Some evergreen insights from a survey on makers in Italy
Spoiler: they are not about technology.
Three years ago, a group of italian researchers investigated the knowledge, values and working dimensions of makers in Italy, comparing them with traditional designers and businesses.
The team sought to understand how much makers engaged in peer production or in traditional businesses, whether they work with open source and collaborative processes or individually, and whether their communities have a strong or weak role in their work.
Main outcomes of the survey
- Collaboration among italian makers comes mostly from the practical necessity to exchange and acquire technological skills, but it is also considered important as a principle. While openness is not considered the main trait of making, but makers activities have a strong relationship with it, and makers are aware of this.
- Making activities already were “more a job than a hobby”, but [in many cases] were still not completely sustainable, economically.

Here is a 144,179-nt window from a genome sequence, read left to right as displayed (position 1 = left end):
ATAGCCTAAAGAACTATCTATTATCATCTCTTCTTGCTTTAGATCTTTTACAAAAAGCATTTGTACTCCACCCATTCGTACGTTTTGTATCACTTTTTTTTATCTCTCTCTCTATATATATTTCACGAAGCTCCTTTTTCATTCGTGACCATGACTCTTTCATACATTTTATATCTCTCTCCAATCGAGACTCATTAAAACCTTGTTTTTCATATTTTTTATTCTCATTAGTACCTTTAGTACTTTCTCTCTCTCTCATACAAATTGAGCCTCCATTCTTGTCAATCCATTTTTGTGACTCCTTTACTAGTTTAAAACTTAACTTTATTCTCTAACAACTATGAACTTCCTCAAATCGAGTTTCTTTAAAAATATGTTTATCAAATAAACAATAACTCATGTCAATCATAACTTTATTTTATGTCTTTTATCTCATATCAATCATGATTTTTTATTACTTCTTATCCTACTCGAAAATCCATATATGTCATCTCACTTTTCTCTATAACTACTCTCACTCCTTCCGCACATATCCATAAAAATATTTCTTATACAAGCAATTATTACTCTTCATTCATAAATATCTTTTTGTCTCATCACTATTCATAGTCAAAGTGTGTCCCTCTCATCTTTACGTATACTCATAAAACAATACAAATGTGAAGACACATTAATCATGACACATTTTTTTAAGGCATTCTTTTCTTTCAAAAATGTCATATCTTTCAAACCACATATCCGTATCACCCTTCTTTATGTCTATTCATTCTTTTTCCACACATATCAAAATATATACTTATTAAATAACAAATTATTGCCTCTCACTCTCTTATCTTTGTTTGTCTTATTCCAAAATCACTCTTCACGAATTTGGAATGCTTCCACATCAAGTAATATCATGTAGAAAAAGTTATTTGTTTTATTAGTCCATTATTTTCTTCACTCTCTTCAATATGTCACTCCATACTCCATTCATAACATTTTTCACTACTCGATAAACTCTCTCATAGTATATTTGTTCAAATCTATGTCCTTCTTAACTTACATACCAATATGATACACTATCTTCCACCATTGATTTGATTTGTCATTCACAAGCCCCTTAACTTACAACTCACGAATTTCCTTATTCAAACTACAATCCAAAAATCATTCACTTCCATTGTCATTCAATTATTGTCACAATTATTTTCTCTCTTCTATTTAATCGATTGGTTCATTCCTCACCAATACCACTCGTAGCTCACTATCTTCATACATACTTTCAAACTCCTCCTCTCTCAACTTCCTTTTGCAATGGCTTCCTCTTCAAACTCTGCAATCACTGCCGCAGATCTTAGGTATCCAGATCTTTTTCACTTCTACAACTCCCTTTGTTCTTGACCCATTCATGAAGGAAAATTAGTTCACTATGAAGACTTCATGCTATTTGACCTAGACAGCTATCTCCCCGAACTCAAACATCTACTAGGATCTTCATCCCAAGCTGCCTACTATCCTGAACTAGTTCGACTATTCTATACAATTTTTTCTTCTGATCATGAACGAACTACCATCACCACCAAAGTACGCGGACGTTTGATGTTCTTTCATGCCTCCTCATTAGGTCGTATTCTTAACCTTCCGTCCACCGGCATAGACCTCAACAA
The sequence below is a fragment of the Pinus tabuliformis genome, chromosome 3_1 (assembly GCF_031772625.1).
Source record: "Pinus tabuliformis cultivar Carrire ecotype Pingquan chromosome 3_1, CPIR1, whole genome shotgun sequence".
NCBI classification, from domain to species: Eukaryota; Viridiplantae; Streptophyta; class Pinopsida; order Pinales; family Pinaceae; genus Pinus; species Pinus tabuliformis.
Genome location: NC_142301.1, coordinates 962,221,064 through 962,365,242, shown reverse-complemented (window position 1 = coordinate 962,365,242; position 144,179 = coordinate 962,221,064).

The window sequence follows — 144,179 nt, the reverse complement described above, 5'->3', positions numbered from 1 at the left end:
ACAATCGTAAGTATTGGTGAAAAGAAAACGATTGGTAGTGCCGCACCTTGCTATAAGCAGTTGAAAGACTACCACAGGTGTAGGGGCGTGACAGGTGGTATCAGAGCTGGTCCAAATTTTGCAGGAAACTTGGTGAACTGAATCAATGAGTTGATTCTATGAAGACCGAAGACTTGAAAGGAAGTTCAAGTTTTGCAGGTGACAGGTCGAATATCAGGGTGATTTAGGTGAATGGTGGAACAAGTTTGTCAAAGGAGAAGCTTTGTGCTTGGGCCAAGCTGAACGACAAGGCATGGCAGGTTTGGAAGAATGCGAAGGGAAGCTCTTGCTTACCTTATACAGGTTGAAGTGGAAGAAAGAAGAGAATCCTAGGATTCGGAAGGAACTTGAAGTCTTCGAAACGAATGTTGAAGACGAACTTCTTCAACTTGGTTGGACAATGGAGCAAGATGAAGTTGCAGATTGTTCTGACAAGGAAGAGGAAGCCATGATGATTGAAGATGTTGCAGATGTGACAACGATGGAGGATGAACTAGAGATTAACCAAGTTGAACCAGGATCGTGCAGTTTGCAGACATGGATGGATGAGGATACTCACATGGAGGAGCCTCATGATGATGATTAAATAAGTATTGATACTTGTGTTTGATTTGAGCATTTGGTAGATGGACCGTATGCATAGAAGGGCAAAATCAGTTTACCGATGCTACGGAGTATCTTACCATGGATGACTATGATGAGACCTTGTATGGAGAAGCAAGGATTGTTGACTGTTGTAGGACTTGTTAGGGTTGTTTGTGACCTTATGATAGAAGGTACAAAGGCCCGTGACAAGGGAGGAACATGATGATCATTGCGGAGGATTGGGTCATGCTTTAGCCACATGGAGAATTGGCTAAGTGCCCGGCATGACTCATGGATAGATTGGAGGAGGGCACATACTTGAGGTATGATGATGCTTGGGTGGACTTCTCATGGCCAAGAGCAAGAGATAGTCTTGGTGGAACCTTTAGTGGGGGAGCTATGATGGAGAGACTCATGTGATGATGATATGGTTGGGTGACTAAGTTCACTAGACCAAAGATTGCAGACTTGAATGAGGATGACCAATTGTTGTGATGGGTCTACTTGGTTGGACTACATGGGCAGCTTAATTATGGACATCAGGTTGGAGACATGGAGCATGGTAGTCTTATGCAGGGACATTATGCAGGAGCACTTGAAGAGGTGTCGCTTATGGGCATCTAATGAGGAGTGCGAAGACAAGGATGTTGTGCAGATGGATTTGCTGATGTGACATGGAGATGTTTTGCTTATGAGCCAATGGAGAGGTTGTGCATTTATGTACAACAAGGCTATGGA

- Makers who participated to the survey were mostly self-employed working at home, in a craft workshop or in a Fab Lab, on self-funded or non-commercial initiatives, where technology is not the only critical issue.
- Italian Makers have a strong relationship with their localities and established industry.
- Participation in communities is relevant, but is more collaboration physically, in Maker Laboratories than in online communities.
The recurring themes? Pragmatism. And glocalism
It may seem obvious, especially three years later, but it cannot hurt to repeat it: the real potential of what is called “the Makers Movement” are its pragmatism, but above all strong connection with, and service of, local communities for which “technology is not the only critical issue”, and almost always not the first, or second. This is what I read hidden between all the lines of that survey. This is what you should take home too, and this is what national and local administrations everywhere should actively support.
Speaking of further research…
The researchers also concluded that:
“Further research is needed on the topics of peer production with physical goods and on the topic of policies that could improve the working condition of Makers in order to be more sustainable.”
I happen to have participated just in one of those “further researches”, in the same years: the DiDIY (Digital DIY) EU H2020 project, that investigated the long term socio-economic impacts of distributed, DIY digital manufacturing, producing, among other things, policy recommendations to support such activities for the common good. All the results of our research are available on the website, so… please read them, and let me know what you think.